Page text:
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      Widespread parallel evolution in sticklebacks by repeated fixation of Ectodysplasin alleles.

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          Abstract

          Major phenotypic changes evolve in parallel in nature by molecular mechanisms that are largely unknown. Here, we use positional cloning methods to identify the major chromosome locus controlling armor plate patterning in wild threespine sticklebacks. Mapping, sequencing, and transgenic studies show that the Ectodysplasin (EDA) signaling pathway plays a key role in evolutionary change in natural populations and that parallel evolution of stickleback low-plated phenotypes at most freshwater locations around the world has occurred by repeated selection of Eda alleles derived from an ancestral low-plated haplotype that first appeared more than two million years ago. Members of this clade of low-plated alleles are present at low frequencies in marine fish, which suggests that standing genetic variation can provide a molecular basis for rapid, parallel evolution of dramatic phenotypic change in nature.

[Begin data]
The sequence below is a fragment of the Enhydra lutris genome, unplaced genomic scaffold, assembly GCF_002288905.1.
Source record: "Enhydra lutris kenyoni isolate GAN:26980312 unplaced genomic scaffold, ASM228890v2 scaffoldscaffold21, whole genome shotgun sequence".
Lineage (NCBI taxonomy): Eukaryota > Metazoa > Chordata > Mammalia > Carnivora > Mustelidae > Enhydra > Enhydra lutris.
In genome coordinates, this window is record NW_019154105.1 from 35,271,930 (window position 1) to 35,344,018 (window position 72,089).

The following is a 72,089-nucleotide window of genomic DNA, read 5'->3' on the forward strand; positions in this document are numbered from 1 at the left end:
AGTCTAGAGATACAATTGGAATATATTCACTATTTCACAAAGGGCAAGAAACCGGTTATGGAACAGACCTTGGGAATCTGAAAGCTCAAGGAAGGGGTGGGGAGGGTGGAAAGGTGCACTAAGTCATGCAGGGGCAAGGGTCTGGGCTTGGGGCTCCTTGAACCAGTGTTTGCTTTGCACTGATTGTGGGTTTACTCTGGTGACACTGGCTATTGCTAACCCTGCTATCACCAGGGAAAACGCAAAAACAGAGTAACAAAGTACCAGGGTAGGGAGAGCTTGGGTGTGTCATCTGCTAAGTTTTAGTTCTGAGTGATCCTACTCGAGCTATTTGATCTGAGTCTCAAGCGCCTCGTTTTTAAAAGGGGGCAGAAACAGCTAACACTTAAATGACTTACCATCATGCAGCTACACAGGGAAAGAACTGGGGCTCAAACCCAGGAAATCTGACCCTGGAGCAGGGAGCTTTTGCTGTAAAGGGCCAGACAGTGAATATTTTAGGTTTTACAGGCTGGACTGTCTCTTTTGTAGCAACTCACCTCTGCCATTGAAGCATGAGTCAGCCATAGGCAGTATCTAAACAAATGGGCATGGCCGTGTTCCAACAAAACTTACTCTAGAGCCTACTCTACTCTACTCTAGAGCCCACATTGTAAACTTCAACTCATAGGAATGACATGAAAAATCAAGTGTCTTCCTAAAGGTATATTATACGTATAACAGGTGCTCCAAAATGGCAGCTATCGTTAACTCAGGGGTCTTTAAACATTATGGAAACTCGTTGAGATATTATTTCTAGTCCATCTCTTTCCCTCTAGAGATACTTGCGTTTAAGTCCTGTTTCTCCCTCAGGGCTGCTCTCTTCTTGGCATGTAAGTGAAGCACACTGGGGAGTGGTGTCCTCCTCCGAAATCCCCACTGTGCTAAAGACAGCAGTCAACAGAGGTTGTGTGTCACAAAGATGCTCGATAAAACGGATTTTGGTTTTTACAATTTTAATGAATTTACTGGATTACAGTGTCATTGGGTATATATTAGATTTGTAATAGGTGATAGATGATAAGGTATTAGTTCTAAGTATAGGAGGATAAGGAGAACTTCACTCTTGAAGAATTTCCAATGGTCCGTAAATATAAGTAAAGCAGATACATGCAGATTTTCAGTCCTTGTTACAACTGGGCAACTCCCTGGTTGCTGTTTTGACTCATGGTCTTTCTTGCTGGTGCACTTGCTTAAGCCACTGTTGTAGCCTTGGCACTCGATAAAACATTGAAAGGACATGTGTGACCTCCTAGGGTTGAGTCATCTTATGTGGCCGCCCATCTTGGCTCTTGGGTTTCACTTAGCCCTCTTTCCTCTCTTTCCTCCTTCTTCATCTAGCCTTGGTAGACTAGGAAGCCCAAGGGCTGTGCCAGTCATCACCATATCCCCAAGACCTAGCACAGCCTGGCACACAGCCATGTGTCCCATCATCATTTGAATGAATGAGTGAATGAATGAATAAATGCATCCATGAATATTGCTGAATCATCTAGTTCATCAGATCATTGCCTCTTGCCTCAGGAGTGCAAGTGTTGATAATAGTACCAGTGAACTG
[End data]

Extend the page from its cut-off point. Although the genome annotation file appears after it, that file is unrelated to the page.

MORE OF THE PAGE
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          Author and article information

          Journal
          Science
          Science (New York, N.Y.)
          American Association for the Advancement of Science (AAAS)
          1095-9203
          0036-8075
          Mar 25 2005
          : 307
          : 5717
          Affiliations
          [1 ] Department of Developmental Biology, Stanford University School of Medicine, Stanford, CA 94305-5329, USA.
          Article
          307/5717/1928
          10.1126/science.1107239
          15790847
          2e8780f5-ab13-4d13-b17f-8d86328093d5

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